I do not pretend to detachment in my treatment of Jesuit missions in Asia although I strive for scholarly objectivity in so far as that is possible (in my view a good deal further than a lot of postmodernists suggest). Enthusiasm for one's topic can be more 'objective' than a unsympathetic critical stance which may be more blinding than an insider's knowledge. I was for some years in my youth a Jesuit scholastic. When I began my career as an academic historian of religion I had no intentions of studying my former colleagues but a chain of accidents lead me to the study of the Jesuits in China and eventually to the Ricci Institute in this university. And that academic pursuit has further led to personal encounters with Jesuit missionaries in contemporary Asia, some of which I will discuss later on.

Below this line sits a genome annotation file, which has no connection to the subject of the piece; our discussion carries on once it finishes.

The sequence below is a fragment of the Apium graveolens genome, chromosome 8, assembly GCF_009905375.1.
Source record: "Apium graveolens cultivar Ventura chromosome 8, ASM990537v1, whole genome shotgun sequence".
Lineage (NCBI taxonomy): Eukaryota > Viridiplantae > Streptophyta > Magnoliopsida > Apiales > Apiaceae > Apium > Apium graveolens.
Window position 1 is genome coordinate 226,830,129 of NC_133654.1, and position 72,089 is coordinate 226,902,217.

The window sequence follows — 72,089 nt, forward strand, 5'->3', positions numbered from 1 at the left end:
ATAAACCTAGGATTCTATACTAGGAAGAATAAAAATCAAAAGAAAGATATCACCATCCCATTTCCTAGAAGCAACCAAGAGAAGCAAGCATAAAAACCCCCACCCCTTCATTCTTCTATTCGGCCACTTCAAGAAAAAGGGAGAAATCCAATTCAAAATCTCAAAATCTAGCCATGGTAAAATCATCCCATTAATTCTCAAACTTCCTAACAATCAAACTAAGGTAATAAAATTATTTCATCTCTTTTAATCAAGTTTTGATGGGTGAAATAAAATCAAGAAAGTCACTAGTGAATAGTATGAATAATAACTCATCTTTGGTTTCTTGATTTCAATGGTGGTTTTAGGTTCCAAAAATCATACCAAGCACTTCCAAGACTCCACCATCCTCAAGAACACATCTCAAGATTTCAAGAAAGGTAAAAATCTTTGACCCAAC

I don't want to present Jesuit missionaries past and present as supermen. The vast number of reports, letters, and published and unpublished writings that I have read in archives over the years reveal men often all too human in their prejudices, personal likes and dislikes, and behavior. However, one thing that has often struck me about the missions of the old Society of Jesus (1540 to the suppression of 1773) is the willingness of superiors in Europe to free their best men for the dangerous missions in Asia. Mathematicians and scientists of all sorts, linguist and theologians were constantly requested by the Asian mission superiors and, sometimes reluctantly, allowed to go.